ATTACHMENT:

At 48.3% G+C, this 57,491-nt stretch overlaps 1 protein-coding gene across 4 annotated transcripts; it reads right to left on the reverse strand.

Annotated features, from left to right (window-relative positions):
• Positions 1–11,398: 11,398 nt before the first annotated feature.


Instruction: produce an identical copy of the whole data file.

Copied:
At 48.3% G+C, this 57,491-nt stretch overlaps 1 protein-coding gene across 4 annotated transcripts; it reads right to left on the reverse strand.

Annotated features, from left to right (window-relative positions):
• Positions 1–11,398: 11,398 nt before the first annotated feature.